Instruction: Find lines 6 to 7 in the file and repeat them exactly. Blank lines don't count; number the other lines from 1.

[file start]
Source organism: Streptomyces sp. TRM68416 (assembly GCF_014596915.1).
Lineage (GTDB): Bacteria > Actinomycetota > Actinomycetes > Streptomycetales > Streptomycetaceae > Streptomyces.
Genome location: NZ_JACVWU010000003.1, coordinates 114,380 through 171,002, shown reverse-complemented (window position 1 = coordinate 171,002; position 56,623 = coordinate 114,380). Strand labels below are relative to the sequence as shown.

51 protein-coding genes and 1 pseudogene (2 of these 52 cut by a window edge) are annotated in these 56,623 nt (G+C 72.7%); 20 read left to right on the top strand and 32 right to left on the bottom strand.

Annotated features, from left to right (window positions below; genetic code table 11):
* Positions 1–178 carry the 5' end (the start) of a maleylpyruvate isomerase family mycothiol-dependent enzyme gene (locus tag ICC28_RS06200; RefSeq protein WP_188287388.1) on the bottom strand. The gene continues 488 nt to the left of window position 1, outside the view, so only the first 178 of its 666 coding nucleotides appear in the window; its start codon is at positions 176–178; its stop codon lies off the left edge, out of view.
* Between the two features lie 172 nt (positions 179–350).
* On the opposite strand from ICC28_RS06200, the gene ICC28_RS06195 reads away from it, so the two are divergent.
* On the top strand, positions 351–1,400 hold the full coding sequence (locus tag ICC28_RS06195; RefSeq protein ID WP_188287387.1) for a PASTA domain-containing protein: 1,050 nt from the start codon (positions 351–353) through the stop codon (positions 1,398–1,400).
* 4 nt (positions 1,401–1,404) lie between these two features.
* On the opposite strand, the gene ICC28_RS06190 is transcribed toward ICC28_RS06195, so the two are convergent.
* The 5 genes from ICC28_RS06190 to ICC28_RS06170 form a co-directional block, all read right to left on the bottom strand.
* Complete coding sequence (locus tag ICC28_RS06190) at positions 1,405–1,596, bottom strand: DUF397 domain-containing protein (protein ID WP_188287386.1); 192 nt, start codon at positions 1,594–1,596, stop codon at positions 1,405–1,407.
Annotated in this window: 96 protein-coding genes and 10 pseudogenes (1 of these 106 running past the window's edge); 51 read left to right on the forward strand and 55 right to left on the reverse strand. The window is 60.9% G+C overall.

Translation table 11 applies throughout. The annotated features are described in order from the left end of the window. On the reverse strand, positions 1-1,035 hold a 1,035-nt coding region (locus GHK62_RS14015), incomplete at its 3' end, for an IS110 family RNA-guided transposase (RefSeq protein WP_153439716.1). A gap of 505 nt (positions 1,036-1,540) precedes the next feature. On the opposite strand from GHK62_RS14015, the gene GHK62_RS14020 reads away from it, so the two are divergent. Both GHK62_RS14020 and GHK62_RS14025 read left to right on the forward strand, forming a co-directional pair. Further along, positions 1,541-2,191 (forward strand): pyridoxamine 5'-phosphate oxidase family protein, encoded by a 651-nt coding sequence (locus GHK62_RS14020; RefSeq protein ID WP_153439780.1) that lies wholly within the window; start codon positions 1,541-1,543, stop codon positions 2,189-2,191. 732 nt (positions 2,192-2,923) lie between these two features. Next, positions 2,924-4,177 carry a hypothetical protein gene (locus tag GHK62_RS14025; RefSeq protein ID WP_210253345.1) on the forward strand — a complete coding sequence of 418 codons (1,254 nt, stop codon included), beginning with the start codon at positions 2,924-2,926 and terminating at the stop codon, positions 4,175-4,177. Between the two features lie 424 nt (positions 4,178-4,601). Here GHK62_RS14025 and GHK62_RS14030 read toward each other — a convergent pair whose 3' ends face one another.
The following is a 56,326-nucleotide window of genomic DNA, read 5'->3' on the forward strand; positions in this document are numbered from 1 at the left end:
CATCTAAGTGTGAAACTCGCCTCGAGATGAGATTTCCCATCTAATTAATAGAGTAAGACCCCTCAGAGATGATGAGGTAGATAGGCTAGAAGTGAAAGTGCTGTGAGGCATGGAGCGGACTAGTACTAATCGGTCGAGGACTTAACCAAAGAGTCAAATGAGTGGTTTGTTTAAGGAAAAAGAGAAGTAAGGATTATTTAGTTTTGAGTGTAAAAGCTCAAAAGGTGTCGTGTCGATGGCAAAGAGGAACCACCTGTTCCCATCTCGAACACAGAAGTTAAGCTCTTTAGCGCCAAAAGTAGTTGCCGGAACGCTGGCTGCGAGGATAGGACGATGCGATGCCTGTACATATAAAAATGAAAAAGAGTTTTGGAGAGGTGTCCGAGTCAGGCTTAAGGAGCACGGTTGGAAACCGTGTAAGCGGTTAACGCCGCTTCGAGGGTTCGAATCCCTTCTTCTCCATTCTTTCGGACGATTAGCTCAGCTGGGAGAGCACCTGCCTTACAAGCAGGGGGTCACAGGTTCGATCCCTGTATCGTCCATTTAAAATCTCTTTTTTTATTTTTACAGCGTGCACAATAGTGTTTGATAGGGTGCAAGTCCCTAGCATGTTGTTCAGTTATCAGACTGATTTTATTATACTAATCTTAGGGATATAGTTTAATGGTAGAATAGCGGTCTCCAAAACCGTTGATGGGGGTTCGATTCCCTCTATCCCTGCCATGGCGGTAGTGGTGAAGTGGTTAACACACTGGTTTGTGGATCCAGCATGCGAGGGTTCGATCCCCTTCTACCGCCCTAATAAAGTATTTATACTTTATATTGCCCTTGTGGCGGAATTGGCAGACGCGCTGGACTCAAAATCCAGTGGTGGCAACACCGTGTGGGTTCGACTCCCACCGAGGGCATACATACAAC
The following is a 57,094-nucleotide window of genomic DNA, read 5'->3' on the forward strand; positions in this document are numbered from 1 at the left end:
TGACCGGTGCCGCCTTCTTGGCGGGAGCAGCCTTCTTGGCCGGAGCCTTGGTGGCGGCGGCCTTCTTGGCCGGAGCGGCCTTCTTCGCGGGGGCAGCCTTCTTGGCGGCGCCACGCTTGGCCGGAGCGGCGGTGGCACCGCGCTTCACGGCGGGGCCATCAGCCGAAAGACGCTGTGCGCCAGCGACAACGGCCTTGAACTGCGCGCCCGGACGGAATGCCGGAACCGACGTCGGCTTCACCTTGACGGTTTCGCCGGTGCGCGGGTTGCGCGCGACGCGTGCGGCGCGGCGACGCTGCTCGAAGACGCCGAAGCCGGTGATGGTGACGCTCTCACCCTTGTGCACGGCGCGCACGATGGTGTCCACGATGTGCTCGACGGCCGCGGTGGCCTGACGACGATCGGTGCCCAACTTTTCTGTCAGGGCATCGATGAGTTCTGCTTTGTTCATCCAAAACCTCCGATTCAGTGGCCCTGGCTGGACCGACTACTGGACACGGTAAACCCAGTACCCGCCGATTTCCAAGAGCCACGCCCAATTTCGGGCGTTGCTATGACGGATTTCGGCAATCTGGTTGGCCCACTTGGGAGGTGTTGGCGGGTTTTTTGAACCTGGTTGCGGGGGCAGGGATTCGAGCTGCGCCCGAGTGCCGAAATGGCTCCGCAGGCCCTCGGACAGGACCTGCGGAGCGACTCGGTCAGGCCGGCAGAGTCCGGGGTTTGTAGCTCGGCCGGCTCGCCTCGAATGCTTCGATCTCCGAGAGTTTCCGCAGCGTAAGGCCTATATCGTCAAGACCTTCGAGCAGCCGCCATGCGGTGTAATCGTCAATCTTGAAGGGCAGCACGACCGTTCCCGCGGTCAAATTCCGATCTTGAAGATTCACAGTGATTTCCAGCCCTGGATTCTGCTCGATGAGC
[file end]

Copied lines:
* Positions 1–178 carry the 5' end (the start) of a maleylpyruvate isomerase family mycothiol-dependent enzyme gene (locus tag ICC28_RS06200; RefSeq protein WP_188287388.1) on the bottom strand. The gene continues 488 nt to the left of window position 1, outside the view, so only the first 178 of its 666 coding nucleotides appear in the window; its start codon is at positions 176–178; its stop codon lies off the left edge, out of view.
* Between the two features lie 172 nt (positions 179–350).